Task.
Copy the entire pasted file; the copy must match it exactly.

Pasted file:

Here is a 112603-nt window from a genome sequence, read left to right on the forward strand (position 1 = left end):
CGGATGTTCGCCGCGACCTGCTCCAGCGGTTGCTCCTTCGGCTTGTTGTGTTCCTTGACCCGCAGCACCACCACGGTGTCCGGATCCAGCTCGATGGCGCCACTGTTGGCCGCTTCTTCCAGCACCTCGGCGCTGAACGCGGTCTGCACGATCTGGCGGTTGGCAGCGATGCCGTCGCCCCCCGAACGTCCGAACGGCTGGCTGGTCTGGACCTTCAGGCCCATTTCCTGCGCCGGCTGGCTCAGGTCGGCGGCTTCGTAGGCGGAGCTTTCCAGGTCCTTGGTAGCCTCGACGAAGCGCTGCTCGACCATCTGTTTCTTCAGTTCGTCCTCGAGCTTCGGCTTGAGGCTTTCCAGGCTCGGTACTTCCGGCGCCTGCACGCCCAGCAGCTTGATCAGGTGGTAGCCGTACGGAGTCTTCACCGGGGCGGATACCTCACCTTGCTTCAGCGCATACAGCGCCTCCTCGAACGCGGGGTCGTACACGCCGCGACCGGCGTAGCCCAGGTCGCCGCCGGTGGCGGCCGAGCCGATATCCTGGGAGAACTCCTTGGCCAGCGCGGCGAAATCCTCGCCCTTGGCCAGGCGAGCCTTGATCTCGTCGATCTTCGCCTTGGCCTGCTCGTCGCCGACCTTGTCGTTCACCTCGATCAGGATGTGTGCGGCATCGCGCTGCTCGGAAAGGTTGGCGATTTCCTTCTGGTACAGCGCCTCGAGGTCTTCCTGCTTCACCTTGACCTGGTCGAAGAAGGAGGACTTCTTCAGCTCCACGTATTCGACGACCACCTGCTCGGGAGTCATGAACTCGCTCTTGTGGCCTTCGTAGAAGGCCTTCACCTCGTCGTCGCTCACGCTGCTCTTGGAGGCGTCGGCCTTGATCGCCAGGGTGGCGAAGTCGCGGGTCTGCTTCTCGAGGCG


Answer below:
Here is a 112603-nt window from a genome sequence, read left to right on the forward strand (position 1 = left end):
CGGATGTTCGCCGCGACCTGCTCCAGCGGTTGCTCCTTCGGCTTGTTGTGTTCCTTGACCCGCAGCACCACCACGGTGTCCGGATCCAGCTCGATGGCGCCACTGTTGGCCGCTTCTTCCAGCACCTCGGCGCTGAACGCGGTCTGCACGATCTGGCGGTTGGCAGCGATGCCGTCGCCCCCCGAACGTCCGAACGGCTGGCTGGTCTGGACCTTCAGGCCCATTTCCTGCGCCGGCTGGCTCAGGTCGGCGGCTTCGTAGGCGGAGCTTTCCAGGTCCTTGGTAGCCTCGACGAAGCGCTGCTCGACCATCTGTTTCTTCAGTTCGTCCTCGAGCTTCGGCTTGAGGCTTTCCAGGCTCGGTACTTCCGGCGCCTGCACGCCCAGCAGCTTGATCAGGTGGTAGCCGTACGGAGTCTTCACCGGGGCGGATACCTCACCTTGCTTCAGCGCATACAGCGCCTCCTCGAACGCGGGGTCGTACACGCCGCGACCGGCGTAGCCCAGGTCGCCGCCGGTGGCGGCCGAGCCGATATCCTGGGAGAACTCCTTGGCCAGCGCGGCGAAATCCTCGCCCTTGGCCAGGCGAGCCTTGATCTCGTCGATCTTCGCCTTGGCCTGCTCGTCGCCGACCTTGTCGTTCACCTCGATCAGGATGTGTGCGGCATCGCGCTGCTCGGAAAGGTTGGCGATTTCCTTCTGGTACAGCGCCTCGAGGTCTTCCTGCTTCACCTTGACCTGGTCGAAGAAGGAGGACTTCTTCAGCTCCACGTATTCGACGACCACCTGCTCGGGAGTCATGAACTCGCTCTTGTGGCCTTCGTAGAAGGCCTTCACCTCGTCGTCGCTCACGCTGCTCTTGGAGGCGTCGGCCTTGATCGCCAGGGTGGCGAAGTCGCGGGTCTGCTTCTCGAGGCG